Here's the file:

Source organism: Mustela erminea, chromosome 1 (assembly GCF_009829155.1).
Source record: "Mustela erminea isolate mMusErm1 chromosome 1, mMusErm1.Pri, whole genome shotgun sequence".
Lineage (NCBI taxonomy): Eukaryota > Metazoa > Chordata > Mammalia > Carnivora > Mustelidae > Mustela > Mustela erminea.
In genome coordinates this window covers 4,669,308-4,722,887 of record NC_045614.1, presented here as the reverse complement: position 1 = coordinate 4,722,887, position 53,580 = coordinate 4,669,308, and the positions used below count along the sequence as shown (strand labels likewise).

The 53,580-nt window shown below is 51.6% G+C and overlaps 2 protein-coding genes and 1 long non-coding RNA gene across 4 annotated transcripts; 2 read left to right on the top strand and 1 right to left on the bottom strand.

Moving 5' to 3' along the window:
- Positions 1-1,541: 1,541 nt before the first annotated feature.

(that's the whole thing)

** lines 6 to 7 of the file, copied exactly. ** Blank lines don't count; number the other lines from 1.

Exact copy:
Moving 5' to 3' along the window:
- Positions 1-1,541: 1,541 nt before the first annotated feature.